- Delete your browser’s cookies. For similar reasons as mentioned above with cached files, clearing stored cookies could fix a 502 error.
If you’d rather not clear all of your cookies, you could first try removing only those cookies related to the site you’re getting the 502 error on. It’s best to remove them all but it won’t hurt to try the clearly applicable one(s) first.
- Start your browser in Safe Mode. Running a browser in Safe Modemeans to run it with default settings and without add-ons or extensions, including toolbars.
If the 502 error no longer appears when running your browser in Safe Mode, you know that some browser extension or setting is the cause of the problem. Return your browser settings to default and/or selectively disable browser extensions to find the root cause and permanently fix the problem.
Note: A browser’s Safe Mode is similar in idea to the Safe Mode in Windows but it’s not the same thing. You do not need to start Windows in Safe Mode to run any browser in its particular “Safe Mode.”
- Try another browser. Popular browsers include Firefox, Chrome, Internet Explorer, and Safari, among others.
If an alternative browser doesn’t produce a 502 Bad Gateway error, you now know that your original browser is the source of the problem. Assuming you’ve followed the above troubleshooting advice, now would be the time to reinstall your browser and see if that corrects the problem.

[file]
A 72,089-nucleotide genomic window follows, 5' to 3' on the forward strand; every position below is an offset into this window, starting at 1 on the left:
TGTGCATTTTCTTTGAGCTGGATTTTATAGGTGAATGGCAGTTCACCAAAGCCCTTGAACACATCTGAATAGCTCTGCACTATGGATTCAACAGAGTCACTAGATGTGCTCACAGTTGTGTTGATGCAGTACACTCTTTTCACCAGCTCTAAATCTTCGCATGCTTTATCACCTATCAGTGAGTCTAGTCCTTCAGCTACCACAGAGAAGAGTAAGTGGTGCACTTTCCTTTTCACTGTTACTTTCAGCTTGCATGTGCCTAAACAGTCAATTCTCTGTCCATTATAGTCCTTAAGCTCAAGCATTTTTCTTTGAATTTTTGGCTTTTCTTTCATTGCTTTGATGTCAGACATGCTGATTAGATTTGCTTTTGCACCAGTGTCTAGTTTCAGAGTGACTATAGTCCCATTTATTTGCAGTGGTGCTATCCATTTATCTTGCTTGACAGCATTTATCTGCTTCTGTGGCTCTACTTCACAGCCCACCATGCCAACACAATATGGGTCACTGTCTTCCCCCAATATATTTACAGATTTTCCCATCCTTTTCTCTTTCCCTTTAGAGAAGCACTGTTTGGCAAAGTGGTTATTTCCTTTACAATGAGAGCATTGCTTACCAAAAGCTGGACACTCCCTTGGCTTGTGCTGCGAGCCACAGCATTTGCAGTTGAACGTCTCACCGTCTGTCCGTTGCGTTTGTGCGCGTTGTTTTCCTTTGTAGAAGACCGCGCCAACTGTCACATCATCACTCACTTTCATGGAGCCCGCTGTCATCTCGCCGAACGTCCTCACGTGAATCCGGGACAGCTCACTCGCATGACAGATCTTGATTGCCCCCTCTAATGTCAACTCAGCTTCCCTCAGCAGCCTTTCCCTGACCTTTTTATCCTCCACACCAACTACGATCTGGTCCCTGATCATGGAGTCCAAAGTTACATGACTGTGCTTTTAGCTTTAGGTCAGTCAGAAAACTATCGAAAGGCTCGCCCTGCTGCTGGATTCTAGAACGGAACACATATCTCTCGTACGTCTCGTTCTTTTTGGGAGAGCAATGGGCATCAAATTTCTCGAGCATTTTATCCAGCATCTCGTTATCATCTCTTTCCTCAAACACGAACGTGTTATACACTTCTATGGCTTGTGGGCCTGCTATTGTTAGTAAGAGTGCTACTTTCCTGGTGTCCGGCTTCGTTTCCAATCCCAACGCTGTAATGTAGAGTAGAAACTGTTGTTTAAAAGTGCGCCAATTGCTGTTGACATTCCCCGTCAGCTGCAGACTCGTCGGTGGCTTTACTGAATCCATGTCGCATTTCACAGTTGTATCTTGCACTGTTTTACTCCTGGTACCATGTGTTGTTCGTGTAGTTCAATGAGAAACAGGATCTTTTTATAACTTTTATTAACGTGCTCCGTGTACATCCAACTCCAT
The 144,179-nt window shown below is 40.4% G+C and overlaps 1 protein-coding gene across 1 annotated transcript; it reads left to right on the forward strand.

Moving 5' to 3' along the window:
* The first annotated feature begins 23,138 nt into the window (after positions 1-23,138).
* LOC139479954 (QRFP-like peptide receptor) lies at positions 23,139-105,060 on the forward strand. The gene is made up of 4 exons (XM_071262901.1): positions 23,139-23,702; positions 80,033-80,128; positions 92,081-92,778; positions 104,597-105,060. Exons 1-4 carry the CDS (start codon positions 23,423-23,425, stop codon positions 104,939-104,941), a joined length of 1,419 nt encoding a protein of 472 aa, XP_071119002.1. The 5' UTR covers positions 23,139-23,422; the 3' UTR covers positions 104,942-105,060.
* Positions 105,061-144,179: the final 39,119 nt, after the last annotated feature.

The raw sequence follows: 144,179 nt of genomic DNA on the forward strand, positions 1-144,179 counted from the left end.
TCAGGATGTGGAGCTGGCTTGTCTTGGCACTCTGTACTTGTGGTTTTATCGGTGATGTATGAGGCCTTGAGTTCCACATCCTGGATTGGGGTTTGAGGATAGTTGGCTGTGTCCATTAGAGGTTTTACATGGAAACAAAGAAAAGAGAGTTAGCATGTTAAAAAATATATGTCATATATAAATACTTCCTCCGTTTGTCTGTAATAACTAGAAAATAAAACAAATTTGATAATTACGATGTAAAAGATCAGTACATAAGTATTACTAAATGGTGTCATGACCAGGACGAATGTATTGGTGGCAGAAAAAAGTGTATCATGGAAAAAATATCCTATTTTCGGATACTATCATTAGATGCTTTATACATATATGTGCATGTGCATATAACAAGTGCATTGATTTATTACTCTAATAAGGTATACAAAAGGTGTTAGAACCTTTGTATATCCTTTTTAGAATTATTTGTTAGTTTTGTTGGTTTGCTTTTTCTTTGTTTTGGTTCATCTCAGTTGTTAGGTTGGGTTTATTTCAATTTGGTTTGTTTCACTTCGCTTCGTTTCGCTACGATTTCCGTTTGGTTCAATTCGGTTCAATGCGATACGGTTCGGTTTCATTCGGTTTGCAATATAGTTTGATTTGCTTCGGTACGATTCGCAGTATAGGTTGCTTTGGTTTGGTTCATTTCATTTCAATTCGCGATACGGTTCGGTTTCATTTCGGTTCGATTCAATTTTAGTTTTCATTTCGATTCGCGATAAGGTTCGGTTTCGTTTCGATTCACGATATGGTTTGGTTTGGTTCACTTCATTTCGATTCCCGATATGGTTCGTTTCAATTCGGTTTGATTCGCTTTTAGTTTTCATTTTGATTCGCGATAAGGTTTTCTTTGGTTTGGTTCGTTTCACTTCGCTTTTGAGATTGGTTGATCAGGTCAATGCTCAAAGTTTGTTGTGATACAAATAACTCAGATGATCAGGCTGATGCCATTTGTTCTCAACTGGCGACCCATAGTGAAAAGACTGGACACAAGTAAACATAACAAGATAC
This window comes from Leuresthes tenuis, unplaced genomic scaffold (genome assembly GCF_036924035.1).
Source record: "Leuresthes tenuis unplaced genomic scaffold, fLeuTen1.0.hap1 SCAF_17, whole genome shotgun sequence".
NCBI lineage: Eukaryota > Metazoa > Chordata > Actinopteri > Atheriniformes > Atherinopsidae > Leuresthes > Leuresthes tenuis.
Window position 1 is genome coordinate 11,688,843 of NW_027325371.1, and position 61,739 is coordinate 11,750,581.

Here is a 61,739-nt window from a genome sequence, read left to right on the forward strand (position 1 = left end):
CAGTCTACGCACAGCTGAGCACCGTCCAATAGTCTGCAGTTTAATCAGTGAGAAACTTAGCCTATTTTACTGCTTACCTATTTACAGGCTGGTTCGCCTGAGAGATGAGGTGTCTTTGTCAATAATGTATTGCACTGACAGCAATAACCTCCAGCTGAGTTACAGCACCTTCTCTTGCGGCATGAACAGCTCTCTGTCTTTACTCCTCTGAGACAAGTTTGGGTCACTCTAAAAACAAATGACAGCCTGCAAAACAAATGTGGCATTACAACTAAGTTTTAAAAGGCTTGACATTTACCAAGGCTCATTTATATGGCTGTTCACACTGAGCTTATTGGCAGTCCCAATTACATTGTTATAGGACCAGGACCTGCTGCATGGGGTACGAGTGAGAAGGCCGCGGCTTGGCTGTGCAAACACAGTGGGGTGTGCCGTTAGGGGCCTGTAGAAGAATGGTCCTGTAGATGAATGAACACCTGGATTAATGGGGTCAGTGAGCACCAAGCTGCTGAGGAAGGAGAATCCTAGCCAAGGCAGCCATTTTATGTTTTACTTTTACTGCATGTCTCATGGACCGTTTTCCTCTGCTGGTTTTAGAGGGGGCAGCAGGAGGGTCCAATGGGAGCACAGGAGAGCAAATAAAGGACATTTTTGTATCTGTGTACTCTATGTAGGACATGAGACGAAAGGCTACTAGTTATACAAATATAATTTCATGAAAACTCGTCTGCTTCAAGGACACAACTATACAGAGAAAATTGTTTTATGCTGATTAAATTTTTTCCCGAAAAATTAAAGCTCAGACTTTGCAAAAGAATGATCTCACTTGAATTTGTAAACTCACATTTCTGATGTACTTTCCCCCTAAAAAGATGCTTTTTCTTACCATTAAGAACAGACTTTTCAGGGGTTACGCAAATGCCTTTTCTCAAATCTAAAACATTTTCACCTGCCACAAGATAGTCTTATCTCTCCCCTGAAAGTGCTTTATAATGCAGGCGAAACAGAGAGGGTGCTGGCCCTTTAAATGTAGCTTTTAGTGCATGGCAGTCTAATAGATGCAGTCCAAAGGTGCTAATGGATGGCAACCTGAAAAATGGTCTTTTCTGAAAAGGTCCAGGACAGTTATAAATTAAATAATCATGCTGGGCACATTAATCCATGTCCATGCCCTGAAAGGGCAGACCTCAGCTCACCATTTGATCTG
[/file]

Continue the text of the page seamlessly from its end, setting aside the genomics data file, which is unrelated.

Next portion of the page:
- Download Software Update 1 for Microsoft Forefront Threat Management Gateway (TMG) 2010 Service Pack 1if you have MS Forefront TMG SP1 installed and receive the message Error Code: 502 Proxy Error. The network logon failed. (1790) or a similar message when accessing a web page.
Important: This is not a common solution to 502 Proxy Error messages and only applies in this particular situation. Forefront TMG 2010 is a business software package and you would know if you have it installed.
- Restart your computer. Some temporary issues with your computer and how it’s connecting to your network could be causing 502 errors, especially if you’re seeing the error on more than one website. In these cases, a restart would help.
- Restart your networking equipment. Issues with your modem, router, switches, or other networking devices could be causing 502 Bad Gateway or other 502 errors. A simple restart of these devices could help.
Tip: The order you turn off these devices isn’t particularly important, but be sure to turn them back on from the outside in. Check out that link above for more detailed help on restarting your equipment if you need it.
- Change your DNS servers, either on your router or on your computer or device. Some Bad Gateway errors are caused by temporary issues with DNS servers.